Daily Media Briefing

Daily Media Briefing

 

Posted in: Circular Economy, Climate Change, Daily Media Briefing, Environment, Sustainable Fashion, Sustainable Investment

Top Stories

May 29, 2020

Sustainable Fashion / Circular Economy

Zalando and Sustainable Apparel Coalition issue sustainable metrics for brands and retailers

German online fashion retailer Zalando has confirmed it will be the first retailer signed up to the Sustainable Apparel Coalition (SAC) to use a new module that will make sustainability assessments mandatory for its private labels and partner brands sold on its platform. Zalando will collaborate with the SAC to use the Higg Brand & Retail Module (Higg BRM), a tool that provides retailers and brands with measures to assess performance around indicators such as carbon emissions, human rights and environmental parameters. Through the collaboration, Zalando will gather ethical and environmental data from its partner brands to understand the challenging areas and identify sustainability solutions. “Zalando’s decision to require its partner brands to use the Higg BRM will serve as a catalyst for bringing the industry together towards a standard system for sustainability measurement. This is how we can implement and achieve lasting change,” SAC’s executive director Amina Razvi said. The SAC consists of more than 250 global members, all of which are working to jointly develop the Higg Index and give the fashion sector a standardised approach to measuring environmental and ethical impact. (edie)

Textile Exchange launches Material Change Insights Report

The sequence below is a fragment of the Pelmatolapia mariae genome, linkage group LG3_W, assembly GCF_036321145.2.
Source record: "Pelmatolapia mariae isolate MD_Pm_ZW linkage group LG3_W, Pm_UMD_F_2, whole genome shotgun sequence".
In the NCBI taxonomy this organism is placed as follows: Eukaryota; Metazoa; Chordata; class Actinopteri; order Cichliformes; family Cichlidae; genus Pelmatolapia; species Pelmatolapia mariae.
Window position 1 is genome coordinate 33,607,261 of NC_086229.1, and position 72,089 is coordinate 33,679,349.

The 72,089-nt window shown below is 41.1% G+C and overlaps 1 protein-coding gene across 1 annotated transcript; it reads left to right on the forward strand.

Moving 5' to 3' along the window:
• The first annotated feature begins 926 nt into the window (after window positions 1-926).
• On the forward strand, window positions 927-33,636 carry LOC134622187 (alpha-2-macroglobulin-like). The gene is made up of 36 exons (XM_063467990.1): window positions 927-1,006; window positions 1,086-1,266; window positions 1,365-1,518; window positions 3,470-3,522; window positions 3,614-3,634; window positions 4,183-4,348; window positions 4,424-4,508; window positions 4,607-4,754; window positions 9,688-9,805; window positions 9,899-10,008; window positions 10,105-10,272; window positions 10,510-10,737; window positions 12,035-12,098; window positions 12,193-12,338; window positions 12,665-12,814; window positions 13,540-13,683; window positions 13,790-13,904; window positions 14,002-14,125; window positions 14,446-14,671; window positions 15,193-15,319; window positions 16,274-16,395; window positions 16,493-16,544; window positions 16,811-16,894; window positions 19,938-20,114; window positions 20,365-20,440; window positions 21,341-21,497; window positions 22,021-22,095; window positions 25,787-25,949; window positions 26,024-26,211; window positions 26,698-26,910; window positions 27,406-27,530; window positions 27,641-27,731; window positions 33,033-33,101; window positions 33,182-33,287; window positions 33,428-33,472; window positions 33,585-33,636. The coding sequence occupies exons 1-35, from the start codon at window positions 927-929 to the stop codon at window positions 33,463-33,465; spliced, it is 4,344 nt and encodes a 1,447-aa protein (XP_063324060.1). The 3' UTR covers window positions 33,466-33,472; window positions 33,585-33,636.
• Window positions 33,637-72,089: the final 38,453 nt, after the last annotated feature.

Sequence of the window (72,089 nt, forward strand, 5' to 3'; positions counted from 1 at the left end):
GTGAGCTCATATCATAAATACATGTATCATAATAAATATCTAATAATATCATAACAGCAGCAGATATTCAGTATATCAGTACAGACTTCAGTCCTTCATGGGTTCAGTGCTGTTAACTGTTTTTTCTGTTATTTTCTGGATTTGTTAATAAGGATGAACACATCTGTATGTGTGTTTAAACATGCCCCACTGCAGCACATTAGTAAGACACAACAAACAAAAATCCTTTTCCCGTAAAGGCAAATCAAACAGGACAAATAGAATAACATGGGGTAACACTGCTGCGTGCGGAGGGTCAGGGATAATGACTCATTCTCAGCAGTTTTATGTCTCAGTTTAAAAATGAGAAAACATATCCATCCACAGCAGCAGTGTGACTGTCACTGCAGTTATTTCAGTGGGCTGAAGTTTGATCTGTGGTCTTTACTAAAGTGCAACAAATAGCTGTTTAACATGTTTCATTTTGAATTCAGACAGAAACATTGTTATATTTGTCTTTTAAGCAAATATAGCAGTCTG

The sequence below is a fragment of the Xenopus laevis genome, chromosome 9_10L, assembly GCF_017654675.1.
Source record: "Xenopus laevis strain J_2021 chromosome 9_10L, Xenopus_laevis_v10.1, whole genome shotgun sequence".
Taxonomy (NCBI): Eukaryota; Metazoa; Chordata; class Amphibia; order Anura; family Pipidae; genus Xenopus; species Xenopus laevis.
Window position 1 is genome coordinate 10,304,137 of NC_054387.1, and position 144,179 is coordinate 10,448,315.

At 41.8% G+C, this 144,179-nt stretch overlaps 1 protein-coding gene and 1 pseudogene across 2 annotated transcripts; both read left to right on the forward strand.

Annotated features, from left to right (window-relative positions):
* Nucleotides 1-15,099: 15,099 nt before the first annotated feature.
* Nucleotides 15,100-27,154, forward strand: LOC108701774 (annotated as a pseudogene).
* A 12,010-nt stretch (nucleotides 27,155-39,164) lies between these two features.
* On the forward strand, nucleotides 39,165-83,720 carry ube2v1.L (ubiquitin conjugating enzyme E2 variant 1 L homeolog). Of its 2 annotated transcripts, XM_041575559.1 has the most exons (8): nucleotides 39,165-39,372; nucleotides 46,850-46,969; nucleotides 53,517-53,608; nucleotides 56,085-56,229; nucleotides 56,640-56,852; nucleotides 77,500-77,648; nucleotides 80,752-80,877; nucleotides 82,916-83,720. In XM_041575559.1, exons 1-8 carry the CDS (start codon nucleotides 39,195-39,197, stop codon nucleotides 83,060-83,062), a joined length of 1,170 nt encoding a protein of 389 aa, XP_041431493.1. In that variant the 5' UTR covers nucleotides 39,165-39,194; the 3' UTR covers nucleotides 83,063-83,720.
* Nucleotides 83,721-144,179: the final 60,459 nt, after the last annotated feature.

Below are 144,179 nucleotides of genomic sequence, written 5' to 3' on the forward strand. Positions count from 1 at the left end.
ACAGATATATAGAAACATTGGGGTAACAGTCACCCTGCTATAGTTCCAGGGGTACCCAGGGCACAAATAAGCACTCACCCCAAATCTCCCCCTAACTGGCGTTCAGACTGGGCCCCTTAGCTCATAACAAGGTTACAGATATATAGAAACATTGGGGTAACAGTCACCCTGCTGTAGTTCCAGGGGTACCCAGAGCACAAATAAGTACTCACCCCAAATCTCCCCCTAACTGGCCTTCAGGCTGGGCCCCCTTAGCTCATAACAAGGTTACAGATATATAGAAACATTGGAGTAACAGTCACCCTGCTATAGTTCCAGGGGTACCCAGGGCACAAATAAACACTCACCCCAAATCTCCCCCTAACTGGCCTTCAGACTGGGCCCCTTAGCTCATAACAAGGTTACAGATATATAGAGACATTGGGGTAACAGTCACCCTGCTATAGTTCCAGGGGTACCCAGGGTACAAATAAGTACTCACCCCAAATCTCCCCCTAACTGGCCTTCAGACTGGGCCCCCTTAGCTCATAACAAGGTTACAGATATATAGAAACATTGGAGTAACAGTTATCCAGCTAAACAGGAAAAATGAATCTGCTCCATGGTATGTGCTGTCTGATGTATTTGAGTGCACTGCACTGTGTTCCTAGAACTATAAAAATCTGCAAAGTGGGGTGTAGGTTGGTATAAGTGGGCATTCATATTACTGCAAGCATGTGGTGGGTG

Textile Exchange, a global non-profit that works to drive industry transformation in preferred fibres, has launched its 2019 Material Change Insights Report, surfacing insights about the state of fibre and materials sourcing in the textile sector. Companies are increasingly sourcing their raw materials from preferred sources, according to the report. “Reporting companies sourced nearly 40 percent of their materials from preferred sources in 2018. This includes cotton, polyester, nylon, manmade cellulosics, wool and down,” the report mentions. Textile Exchange defines a preferred material as one which results in improved environmental and/or social sustainability outcomes and impacts in comparison to conventional production. While more and more companies are incorporating circularity into their strategies, a deeper rethinking of value chains is still lacking. And, “to achieve the transformative shift we need, from a linear to circular textile system, efforts must be connected, accelerated, and scaled exponentially,” the report said. The 2019 report was authored by Textile Exchange’s Fiber and Materials team, with circularity content developed with global consultancy Corporate Citizenship and support from media partner GreenBiz. (Fiber2Fashion)

Sustainable Investment

Chevron’s investors defy board in demanding climate disclosures